This article was originally published on VailDaily.com.
Eagle County real estate sales in October set a third consecutive monthly real estate sales record, with more than $600 million worth of property trading hands.
According to data from Land Title Guarantee Company, October’s record shattered September’s record of $515 million in sales. That month, in turn shattered the August monthly record of $418 million. That record eclipsed a 15-year-old record for monthly sales.
The sales records follow a spring slump caused by COVID-19 limits on business, which began in March.
The three-month run of sales volume records pushed the sales volume over $2.6 billion for the first 10 months of the year. That figure is higher than the full-year total for 2019.
The number of transactions since has also far surpassed those seen in 2019.
After transactions fell sharply in April, May and June, sales have run far ahead of the pace set in 2019. October sales this year were nearly double the number of transactions in October of 2019. In fact, transactions so far this year — 1,952 — is only 67 sales short of the full-year figure for 2019.
Can this go on?
Dan Fitchett is skeptical. Fitchett is the managing broker of LIV Sotheby’s International Realty in the Vail Valley.
Fitchett said he doesn’t believe this level of market activity can go on much longer. But, he added, he expects the current sales environment to continue for a while, adding that activity in February through April of 2021 is anyone’s guess.
In the long run, a combination of low inventory may meet a diminishing pool of possible buyers. People may want to move, Fitchett said, but only some possible buyers have the combination of income and work flexibility that would enable them to buy into resort markets.
For now, though, there’s still demand. Slifer Smith & Frampton Real Estate Eagle County Manager Didi Doolittle said there are still plenty of buyers looking among relatively few listings.
“The need is still here,” Doolittle said. “We just need more (inventory).”
Some of that could be coming given the increase in vacant land sales. While there’s limited inventory in that market, too, Doolittle said she hopes land sales this year may lead to home construction next year.
A new kind of business
While sales may ease at some point, Fitchett said he and the 22,000 other brokers in the LIV Sotheby’s network have been talking about how the real estate business is changing.
“We’re going to learn a new business,” Fitchett said, adding that business in general is changing as more people work from wherever they are.
Ron Byrne, owner of Ron Byrne and Associates Real Estate, has a slightly different view of the market.
Byrne’s firm works mostly in the upper end of the local market. He acknowledged that inventory is very low right now. But, he added, he believes the valley’s market will stay strong into 2021.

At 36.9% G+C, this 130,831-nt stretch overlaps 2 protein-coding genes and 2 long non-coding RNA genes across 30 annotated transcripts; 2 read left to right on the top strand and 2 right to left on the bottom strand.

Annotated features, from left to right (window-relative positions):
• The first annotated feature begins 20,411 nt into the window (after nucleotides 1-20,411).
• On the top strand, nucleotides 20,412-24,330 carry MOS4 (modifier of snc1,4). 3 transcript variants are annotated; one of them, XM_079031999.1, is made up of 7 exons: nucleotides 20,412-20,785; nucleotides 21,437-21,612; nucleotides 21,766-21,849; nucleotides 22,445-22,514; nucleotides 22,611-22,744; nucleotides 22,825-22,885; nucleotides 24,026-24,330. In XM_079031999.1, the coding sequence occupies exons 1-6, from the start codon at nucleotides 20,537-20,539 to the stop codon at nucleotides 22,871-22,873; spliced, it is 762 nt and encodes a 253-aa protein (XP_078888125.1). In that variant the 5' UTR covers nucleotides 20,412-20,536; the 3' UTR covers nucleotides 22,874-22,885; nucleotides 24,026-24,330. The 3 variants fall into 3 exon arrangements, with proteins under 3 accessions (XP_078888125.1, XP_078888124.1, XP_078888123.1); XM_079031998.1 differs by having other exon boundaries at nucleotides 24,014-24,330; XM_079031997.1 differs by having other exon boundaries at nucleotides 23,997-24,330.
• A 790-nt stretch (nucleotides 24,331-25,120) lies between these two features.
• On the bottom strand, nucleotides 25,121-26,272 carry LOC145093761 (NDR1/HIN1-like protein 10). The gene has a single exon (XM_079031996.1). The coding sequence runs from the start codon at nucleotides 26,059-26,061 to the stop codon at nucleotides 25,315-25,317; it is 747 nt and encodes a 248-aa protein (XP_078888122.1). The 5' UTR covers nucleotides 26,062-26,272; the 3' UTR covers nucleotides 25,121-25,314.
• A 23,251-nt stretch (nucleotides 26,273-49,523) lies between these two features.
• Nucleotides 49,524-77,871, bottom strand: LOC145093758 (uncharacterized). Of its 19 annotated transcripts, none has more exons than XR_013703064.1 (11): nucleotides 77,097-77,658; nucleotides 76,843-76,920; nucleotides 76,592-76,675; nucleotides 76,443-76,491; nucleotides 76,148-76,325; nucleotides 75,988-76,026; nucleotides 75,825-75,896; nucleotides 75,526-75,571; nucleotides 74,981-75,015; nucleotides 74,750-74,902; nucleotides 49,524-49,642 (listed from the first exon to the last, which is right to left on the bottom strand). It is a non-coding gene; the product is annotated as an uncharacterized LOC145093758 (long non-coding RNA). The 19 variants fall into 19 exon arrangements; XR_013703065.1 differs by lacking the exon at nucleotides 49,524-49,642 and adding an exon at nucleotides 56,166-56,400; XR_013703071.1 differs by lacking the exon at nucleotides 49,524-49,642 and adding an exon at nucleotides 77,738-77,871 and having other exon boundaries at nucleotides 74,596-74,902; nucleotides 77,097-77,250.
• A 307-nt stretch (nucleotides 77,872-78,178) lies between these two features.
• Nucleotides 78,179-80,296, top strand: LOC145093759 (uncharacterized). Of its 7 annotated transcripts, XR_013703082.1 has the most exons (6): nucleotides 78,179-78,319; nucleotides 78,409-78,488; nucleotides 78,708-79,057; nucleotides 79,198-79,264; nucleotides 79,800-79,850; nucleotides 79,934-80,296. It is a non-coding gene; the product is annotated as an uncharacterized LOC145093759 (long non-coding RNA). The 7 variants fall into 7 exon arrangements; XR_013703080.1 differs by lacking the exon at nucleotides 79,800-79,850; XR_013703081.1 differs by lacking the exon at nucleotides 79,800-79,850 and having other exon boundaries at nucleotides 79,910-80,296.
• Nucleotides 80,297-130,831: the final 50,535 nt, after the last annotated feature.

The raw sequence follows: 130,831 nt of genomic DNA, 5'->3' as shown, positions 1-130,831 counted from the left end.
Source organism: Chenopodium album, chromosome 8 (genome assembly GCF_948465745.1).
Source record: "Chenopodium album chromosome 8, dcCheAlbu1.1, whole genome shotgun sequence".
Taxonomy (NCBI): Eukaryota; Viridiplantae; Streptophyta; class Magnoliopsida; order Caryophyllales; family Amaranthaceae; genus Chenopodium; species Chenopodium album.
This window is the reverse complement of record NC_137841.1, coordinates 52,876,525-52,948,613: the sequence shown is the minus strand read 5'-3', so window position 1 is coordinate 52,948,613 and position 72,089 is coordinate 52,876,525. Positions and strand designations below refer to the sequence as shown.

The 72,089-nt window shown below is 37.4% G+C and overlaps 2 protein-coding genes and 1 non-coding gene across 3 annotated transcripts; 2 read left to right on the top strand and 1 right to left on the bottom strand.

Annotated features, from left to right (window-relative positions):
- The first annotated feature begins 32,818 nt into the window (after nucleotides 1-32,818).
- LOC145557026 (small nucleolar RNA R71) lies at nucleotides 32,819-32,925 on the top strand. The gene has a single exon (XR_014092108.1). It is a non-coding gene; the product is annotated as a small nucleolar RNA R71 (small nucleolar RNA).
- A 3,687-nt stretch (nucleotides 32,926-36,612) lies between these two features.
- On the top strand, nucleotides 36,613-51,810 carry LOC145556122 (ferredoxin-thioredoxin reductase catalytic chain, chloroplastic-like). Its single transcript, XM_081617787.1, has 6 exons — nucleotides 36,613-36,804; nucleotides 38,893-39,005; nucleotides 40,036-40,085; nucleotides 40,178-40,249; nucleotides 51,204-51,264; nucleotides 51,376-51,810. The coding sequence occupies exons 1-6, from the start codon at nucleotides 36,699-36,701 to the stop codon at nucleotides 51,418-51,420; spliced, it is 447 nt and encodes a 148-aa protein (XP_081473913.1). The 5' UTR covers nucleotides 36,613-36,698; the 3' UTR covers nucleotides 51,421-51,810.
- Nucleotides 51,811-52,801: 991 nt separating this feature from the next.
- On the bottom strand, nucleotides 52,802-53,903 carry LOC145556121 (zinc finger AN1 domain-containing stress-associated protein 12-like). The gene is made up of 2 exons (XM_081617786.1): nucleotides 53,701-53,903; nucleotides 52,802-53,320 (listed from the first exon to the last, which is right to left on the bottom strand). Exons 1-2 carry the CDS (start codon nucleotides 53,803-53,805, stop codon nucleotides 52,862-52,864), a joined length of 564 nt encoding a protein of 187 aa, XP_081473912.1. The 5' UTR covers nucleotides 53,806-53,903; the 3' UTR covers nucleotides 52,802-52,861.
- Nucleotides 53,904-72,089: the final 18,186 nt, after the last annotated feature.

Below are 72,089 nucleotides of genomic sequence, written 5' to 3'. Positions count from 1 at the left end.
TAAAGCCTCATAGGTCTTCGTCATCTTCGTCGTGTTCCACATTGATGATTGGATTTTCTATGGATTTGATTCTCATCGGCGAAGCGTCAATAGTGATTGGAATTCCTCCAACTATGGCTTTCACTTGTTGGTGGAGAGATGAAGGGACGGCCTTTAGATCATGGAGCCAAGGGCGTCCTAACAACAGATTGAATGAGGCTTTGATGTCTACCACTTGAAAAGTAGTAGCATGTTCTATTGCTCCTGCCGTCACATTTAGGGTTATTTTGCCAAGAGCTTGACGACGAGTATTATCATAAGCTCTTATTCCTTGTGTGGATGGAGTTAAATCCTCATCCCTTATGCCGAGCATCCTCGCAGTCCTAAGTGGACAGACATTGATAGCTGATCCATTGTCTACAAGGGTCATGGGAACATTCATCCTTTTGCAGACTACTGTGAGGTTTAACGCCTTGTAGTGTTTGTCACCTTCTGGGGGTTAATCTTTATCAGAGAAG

“There’s still the demand that want to come here,” Byrne said. While his company no longer has a rental arm, Byrne said the company is fielding a lot of calls from people who are willing to spend a good bit of money to stay in the valley through the winter.
“People feel that being up in the mountains is a great place to be,” Byrne said.
Byrne added that he’s talked to brokers in other mountain resorts, and the story is largely the same in those area — a lot of sales, low inventory and a desire to move to the mountains.
“I’ve asked if it’s all the Front Range, and they tell me a lot of people are coming from (other cities),” Byrne said.
Those potential buyers aren’t new to mountain resorts, either, he added. Many potential buyers have spent vacations in resort areas, and are now looking to buy.
Getting out of cities isn’t limited to mountain resorts, either. Byrne said a friend recently told him about a school teacher who moved to Maui with her family, and is able to teach from there.
New wealth spurring sales
Aside from flight from cities, Byrne said the resort-area boom is also being driven by the run-up in the nation’s financial markets. That increase in value, particularly in tech stocks, has created a lot of wealth, Byrne said.
And while no one knows where the financial markets are heading in coming months, Byrne said there’s new and seemingly enduring demand for Amazon or Zoom.
Both Byrne and Fitchett said while inventory is low right now, there’s always some natural churn in the market.
Fitchett said between 8% and 10% of homes in an area will trade hands in any given year.
Byrne noted that some people want to upgrade, while others essentially age out of a resort market in a given year.
But, Fitchett said, it’s important for potential sellers to be realistic about what they have.
Fitchett said potential sellers who are over-exaggerating their asking prices can actually be a brake on a market.
“You need to talk to a broker who’s active in the market and take their advice,” Fitchett said. “You can still take advantage of inflation, but you can’t double down.”
Sellers also need to be able to let go of their emotional attachment to a home.
If that happens, a home will sell quickly, Fitchett said.
At least for now, those quick sales are happening at a record pace.